The principle reason why the UK Government believe that the age ought to remain at 18 is that the latest poll on the issue, in April 2017, indicated that only a third of the public is in favour of lowering the voting age for all UK elections. It is for that reason that the Government believe the voting age should stay at 18, and why our manifesto for the recent election included the commitment to maintain it. That is also the answer to the hon. Lady’s question about whether there will be a debate and vote in Government time. No, there will not be, because our manifesto said we would retain the voting age at 18. That is the shortest and simplest answer I can give to that question.
I am terribly sorry. The hon. Lady has only just arrived and I have very few minutes to answer the important points put by hon. Members who were here earlier.
On the rights of young people, 18 is widely recognised as the age one becomes an adult. For example, that is why we start jury service at 18. Some things that people can do at 16, such as join the Army, get married or enter into a civil partnership, can only be done with parental consent.
The UK has seen a general shift to a higher minimum age requirement on a number of things in recent years, with cross-party support. For example, in 1997 the minimum age for buying fireworks was raised from 16 to 18. In 2005, gambling at a casino was restricted to 18-year-olds and upwards. In 2007, the legal minimum age for buying tobacco in England, Scotland and Wales was raised from 16 to 18. You get the picture, Mr Davies. There are a number of things where we have moved the age from 16 to 18.
The overriding point is that we do not have a single age of maturity in this country. That is what underpins what the hon. Lady sees as age inequality. We do not have a settled age at which one is thought to become an adult.
I have another important example. In England, those under the age of 18 must remain either in full or part-time education or start an apprenticeship. In other parts of the UK, individuals may start full-time work at 16. Supporters of the lower voting age thus cite the principle of no taxation without representation. Indeed, I heard the hon. Member for Ipswich (Sandy Martin) argue last week that there should be no representation without taxation. Neither expression is particularly accurate on how our country works. Many people pay various amounts of income tax, including none if they earn below the threshold, at various points throughout life.
Let us move on to research into the voting age. The Electoral Commission undertook the most comprehensive review to date. In 2004, a large consultation exercise showed mixed results. There was support for lowering the voting age, but there was also strong support for keeping it at the current minimum of 18 from the general opinion polling conducted alongside it. Crucially, young people themselves were divided on whether they felt they were ready to be given voting rights at 16. The Electoral Commission therefore concluded that the minimum age should not be changed.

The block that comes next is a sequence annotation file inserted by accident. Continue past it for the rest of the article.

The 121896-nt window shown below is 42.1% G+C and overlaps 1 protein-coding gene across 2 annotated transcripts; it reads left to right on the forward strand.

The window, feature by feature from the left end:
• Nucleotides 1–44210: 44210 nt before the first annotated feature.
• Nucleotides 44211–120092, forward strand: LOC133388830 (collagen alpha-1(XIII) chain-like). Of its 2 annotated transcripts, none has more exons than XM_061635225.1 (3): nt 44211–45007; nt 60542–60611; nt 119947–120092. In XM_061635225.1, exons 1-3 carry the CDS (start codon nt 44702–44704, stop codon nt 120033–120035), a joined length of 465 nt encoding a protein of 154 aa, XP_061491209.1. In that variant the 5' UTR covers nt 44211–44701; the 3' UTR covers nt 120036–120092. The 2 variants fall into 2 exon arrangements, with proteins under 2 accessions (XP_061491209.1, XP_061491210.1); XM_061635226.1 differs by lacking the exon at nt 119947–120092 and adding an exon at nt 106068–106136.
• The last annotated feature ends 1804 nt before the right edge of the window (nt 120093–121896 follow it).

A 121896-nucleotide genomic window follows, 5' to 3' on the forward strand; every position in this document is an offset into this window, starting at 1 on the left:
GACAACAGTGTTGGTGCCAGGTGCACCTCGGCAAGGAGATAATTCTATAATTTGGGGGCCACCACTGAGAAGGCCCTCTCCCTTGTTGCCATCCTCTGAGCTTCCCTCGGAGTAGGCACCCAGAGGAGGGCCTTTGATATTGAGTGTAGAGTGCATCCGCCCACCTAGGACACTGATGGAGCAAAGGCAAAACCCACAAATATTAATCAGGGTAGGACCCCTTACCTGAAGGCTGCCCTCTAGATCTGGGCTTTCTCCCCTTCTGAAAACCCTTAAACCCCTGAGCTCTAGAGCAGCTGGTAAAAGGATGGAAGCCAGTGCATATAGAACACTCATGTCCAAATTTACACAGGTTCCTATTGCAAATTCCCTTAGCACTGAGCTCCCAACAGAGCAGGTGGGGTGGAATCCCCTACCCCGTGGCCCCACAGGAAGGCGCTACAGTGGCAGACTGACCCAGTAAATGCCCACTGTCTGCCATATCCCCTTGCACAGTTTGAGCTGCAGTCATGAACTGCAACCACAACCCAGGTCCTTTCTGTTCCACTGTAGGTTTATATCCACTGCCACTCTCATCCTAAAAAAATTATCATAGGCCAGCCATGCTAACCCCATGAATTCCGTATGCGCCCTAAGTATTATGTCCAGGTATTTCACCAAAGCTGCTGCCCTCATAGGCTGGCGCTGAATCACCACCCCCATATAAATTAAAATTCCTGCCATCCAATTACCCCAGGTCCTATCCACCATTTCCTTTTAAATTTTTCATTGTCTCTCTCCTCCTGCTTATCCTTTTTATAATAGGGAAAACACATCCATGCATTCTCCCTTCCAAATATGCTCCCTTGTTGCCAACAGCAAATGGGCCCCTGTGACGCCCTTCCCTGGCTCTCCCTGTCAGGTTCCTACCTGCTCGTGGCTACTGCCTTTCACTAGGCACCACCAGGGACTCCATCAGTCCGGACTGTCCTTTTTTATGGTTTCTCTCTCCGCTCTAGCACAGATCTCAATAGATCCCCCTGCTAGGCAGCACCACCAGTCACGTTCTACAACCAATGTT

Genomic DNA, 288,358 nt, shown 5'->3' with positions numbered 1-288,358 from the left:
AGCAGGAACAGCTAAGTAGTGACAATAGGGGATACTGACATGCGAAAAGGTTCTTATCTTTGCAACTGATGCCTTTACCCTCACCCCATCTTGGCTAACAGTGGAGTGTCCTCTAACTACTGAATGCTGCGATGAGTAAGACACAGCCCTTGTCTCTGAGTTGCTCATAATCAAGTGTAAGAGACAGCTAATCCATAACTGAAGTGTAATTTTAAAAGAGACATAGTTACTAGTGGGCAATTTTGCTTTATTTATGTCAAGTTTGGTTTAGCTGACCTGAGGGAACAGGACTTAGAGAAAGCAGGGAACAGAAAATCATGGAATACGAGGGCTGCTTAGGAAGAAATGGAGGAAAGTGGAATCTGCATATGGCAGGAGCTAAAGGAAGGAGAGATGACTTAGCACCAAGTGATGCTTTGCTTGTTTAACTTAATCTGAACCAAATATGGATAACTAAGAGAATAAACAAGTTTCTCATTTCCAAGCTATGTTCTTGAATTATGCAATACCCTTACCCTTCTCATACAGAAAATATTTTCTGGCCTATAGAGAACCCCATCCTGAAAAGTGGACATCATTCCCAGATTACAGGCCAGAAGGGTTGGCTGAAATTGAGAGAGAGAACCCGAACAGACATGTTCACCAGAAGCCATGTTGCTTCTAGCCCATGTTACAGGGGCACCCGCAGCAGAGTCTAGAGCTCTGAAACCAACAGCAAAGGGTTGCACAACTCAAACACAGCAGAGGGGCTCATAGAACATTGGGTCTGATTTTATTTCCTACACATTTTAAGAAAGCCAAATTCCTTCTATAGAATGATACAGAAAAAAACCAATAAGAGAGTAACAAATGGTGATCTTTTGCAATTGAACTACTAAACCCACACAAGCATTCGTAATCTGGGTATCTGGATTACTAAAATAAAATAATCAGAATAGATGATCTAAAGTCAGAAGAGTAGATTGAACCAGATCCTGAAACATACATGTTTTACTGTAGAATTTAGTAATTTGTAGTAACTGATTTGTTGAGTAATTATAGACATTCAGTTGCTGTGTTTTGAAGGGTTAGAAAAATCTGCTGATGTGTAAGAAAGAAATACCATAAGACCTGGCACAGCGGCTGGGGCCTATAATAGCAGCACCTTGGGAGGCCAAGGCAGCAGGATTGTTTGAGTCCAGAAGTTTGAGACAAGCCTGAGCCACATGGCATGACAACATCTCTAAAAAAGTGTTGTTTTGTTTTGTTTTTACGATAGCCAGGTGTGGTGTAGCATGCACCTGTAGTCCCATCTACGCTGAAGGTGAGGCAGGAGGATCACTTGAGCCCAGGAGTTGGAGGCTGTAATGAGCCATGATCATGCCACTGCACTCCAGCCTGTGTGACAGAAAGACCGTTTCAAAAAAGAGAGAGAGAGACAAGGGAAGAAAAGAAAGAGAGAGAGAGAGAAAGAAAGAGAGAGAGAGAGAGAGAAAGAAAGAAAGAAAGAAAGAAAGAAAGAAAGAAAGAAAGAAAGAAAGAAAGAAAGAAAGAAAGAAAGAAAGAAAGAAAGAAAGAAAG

In 2008, the last Labour Government established the youth citizenship commission, which similarly got mixed results. In 2013 and 2017, YouGov polls found mixed results. Only 30% were in favour of lowering the age to 16, and nearly half were against.
On international comparisons, it is important to recognise that there is variation around the world, but most democracies consider 18 to be the right age to enfranchise young people. The UK Government believe that 18 is the right age.
I have long made the argument, including when meeting youth parliamentarians—the hon. Lady asked me about that, and I am delighted to say I maintain very good relationships with the young people in my constituency— that engaging young people is a far wider question than the technical one of the age at which somebody can vote. We need to engage young people more broadly. The Government are doing that in a number of ways, including through existing measures, from supporting the Youth Parliament through to gaining the views of young people on specific legislation, such as changes in mental health provision. There is a consultation about that at this very moment. Of course, citizenship is on the curriculum in schools and there are online Government resources.
The hon. Lady began her remarks by celebrating the suffrage centenary. The Government are doing a lot more this year, including reaching out to younger voters. We have a full set of education projects. A package of resources is coming out, including in secondary schools, as well as a democracy ambassador scheme and a pack for parliamentarians to use to engage young people in their constituencies. I hope all hon. Members in the Chamber will work with me across parties on that important work.
I thank the hon. Member for Midlothian again for introducing this important debate. She has spoken well, but I do not think the public is convinced by the hon. Lady’s arguments. It is for that reason—I have cited the evidence—that the Government continue to believe that the voting age should remain at 18 and not be lowered. Given that our manifesto commitment was in line with that, we will not provide Government time for a debate. However, that does not detract from the central point that young people are part of democracy and society and that their voice matters. The Government and I will continue to work to ensure that young people take up their rightful place in politics in order to grow our vibrant democracy. That is what we ought to all be working together on, on a cross-party basis.
The hon. Lady and others have a job more broadly in the country to persuade the public at large of her arguments. The Government’s manifesto position won the day—we formed the Government after the 2017 election—and in that we said that the voting age would remain at 18.
Question put and agreed to.